When I read that Bill’s climb is nine days, I automatically knew that he is taking the same route that we are taking – the Lemosho route. I have no doubt that Bill will reach the summit – and about four months after he summits, the Parker’s Climb team will follow in his foot steps – up the very same route. Bill will reach the summit on March 8, on a very special day – for a very special cause. I love the motivation behind this story!
Parker’s Climb sends our very best wishes to you Bill as you are in your last few days of training! Bill you are going to do well on this climb – you have a world of women waiting for you to reach the summit in their honor! God Speed and a safe climb! Your charity is inspiring – you will help to change lives all across the world. I hope in a different way, Parker’s Climb can do so as well! pkp
About CARE Canada:
Our Mission and Vision
CARE is Canada’s global force dedicated to defending dignity and fighting poverty by empowering the world’s most vulnerable and greatest resource for change : women and girls. We proudly partner with Canadians from coast to coast, and in the communities in which we work, to make this goal a reality.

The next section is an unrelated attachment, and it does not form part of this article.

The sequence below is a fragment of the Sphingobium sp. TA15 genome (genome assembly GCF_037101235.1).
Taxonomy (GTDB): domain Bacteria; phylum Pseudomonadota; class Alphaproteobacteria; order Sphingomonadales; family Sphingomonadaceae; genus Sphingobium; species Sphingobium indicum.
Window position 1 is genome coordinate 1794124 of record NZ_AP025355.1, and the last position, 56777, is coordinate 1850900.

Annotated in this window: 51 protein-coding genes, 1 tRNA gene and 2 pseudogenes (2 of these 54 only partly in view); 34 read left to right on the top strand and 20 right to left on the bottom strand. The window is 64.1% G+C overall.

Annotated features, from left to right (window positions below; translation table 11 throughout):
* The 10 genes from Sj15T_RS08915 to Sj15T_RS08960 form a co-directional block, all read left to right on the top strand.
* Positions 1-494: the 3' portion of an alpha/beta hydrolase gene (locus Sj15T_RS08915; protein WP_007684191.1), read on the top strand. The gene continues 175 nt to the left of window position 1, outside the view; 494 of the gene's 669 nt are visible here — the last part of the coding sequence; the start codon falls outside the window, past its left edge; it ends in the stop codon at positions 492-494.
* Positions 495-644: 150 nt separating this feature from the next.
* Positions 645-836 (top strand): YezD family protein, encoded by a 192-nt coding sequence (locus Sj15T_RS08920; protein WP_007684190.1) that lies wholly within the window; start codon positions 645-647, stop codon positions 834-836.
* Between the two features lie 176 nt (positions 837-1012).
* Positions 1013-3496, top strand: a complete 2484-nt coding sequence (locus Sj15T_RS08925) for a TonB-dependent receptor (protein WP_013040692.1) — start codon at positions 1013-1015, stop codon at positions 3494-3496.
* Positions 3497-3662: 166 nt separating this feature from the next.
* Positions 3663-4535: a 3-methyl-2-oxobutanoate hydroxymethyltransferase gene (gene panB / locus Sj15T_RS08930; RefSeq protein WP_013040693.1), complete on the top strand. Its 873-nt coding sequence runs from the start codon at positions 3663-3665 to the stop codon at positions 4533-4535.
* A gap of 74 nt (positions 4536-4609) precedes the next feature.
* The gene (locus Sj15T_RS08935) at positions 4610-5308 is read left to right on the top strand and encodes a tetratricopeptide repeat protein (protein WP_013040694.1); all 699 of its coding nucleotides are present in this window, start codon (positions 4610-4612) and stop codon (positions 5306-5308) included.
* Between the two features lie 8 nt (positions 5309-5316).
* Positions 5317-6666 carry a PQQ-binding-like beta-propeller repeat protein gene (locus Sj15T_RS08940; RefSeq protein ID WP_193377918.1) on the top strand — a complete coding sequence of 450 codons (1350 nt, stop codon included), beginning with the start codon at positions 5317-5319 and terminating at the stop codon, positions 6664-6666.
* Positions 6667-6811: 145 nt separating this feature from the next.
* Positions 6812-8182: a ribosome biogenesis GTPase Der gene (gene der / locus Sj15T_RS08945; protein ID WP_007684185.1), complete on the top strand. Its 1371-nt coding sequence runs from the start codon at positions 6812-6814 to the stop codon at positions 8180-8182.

CARE Canada’s mission is to serve individuals and families in the poorest communities in the world. Drawing strength from our global diversity, resources and experience, we promote innovative solutions and are advocates for global responsibility. We facilitate lasting change by:
Strengthening capacity for self-help;
Influencing policy decisions at all levels;
Providing economic opportunity;
Addressing discrimination in all its forms;
Delivering relief in emergencies.
Guided by the aspirations of local communities, we pursue our mission with both excellence and compassion because the people whom we serve deserve nothing less.
We seek a world of hope, tolerance and social justice, where poverty has been overcome and people live in dignity and security.
CARE Canada will be a global force and a partner of choice within a worldwide movement dedicated to ending poverty. We will be known everywhere for our unshakable commitment to the dignity of people.